December 20th 2014


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Articles from this issue:

VICTORIAN STATE ELECTION What Victoria's new Labor government has in store

CANBERRA OBSERVED Can the Abbott government turn it around?

EDITORIAL A Christmas reflection

MARRIAGE The love that brings new life into the world

RELIGIOUS PERSECUTION Beijing fury as Christians outnumber communists in China

RELIGION The G20 Interfaith Summit

NATIONAL AFFAIRS Greens' bid to ban toys that 'reinforce gender stereotypes'

ENERGY The politics of falling oil prices

ECONOMIC AFFAIRS EU economies locked into long-term low growth

CULTURE Investigating the year gone, for the year to come

LETTERS

BOOK REVIEW Biography shows the power of family

BOOK REVIEW British espionage and the German threat

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CULTURE
Investigating the year gone, for the year to come


by Symeon J. Thompson

News Weekly, December 20, 2014

(Imagine a dark room with a single light and tobacco smoke slinking its way to the ceiling…)

Paul Newman as

Lew Archer

I guess it’s the end of the line. Another year been and gone. Movies seen, books read, reflections had; inquiries made through all the rough streets of our broken world. And what do I have to show for my investigations? No Maltese falcon, that’s for sure. 

I look back over my cases for the year and a theme emerges. There’s a lot about detectives that I’ve been scribbling, and, if I’m not writing about detectives, I’m treating my topic like a detective story. 

Looking back further, the pattern keeps appearing. It’s as if I think that a bit of snooping work will reveal answers. Instead, I keep finding more questions: 

How should we deal with Valentine’s Day? How should we deal with the challenges posed by the Other Side, without losing our souls in the process? 

What of Noah? Is it a blasphemy, or propaganda, or a Jewish exercise in subcreation? What does it mean for The Lord of the Rings?

Why are kids movies so AWESOME?! And why is The Lego Movie particularly awesome? And are there any kids shows that are so awesome that grown-ups should watch them, too?

Why would a man sacrifice himself, and by implication his politics, for his company? 

Can J.K. Rowling write well? 

What use are blockbusters and science-fiction? 

How ought we respond to the horror of what some clergy have done, and other clergy have covered up? 

What’s the story with Apple?

What’s the point of marketing? 

I think we’d be better off if we stood up for day-dreaming and made close observations and deep reflections before making decisions. 

I think we’d be better off if we recognised the intricacy of the problems that the Other Side throws our way. 

What did the Medievals say? They said that “All that is, is One, True, Good and Beautiful”. 

This is to say, that everything has a beauty, a goodness, a truth, an identity — even those things of the Other Side. The Other Side push their agenda because they believe it, in some fashion. They don’t see where it’s lacking, or else their experiences have been such that they can’t see that the problems they seek to solve won’t be solved by their solutions. 

Evil is the lack of a due good, as the philosophers remark. This lack distorts how those who seek to do good act and think, and makes their solutions ever more complicating, until they wipe the Earth clean in their bid to achieve perfection.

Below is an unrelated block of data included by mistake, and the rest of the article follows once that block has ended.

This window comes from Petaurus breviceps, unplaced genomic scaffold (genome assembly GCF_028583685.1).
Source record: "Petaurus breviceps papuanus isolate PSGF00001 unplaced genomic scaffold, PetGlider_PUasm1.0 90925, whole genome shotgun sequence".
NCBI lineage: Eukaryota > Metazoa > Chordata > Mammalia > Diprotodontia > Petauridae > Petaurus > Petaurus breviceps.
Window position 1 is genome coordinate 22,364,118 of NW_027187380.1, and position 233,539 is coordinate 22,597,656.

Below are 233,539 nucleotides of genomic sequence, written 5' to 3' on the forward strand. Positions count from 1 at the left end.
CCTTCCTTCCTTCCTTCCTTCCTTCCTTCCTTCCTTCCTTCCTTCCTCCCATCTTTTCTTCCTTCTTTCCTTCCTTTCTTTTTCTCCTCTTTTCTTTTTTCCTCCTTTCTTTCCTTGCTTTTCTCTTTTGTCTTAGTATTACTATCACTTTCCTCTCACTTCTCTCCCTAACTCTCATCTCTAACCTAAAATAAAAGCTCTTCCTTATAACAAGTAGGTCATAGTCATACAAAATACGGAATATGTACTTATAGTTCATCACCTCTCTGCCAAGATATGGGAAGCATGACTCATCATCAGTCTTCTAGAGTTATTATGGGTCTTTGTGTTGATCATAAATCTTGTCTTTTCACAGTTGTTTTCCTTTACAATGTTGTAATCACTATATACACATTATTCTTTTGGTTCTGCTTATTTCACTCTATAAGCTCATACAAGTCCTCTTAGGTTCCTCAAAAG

The response to such things is rarely aided by half-truths, deceptions and further distortions — by Noble Lies and compromises that solve the short-term problem, without touching upon its deeper causes. 

Maybe we need all become detectives, or even inquisitors, relentlessly seeking the truth of who has done what, where and, crucially, why. 

Fittingly, we are nearing Christmas. Regardless of one’s personal take on the Christ-child, the story alone has the power to change hearts and minds. That which is Existence became a human child to show those who exist that they matter, but that their solutions to their problems are not the solution. 

The only solution the little God-nipper proposed was that we must follow Him, that we must become like Him — that we must love, and so we must understand, and then we may have some way of convincing others that their own solutions do not work, and indeed make things even worse. 

Like the world-weary knight-errant in battered fedora, we must seek the truth, because only then can we do something about it.

With Lew Archer we must have a passion for mercy, for justice is what happens, even if we don’t see it happen.

With Sherlock Holmes we must investigate the mystery of life, and with Father Brown we must see that this mystery is one to live through and love through.

And then we must express this, this wonderful mystery of the everyday, and take it to others, and help them see it as well.

The Other Side has many things. It has money, and power, and influence. It has staked out high ground in the media and academia, either in the form of left-leaning libertinism or greed-driven neo-liberal capitalism, and has set up its idols in the temple of Reality.

But they are still idols, and when the idols don’t answer their prayers, their sorrow increases with their emptiness.

We all have a part to play in filling that gaping chasm. Christmas reminds us that God Himself thought it a worthy idea, so worthy He sent His only son.

Let us, everyone of us, don our fedoras and help our fallen fellows back on the path to True Beauty. 

Symeon J. Thompson is a member of the Film Critics Circle of Australia (FCCA).




























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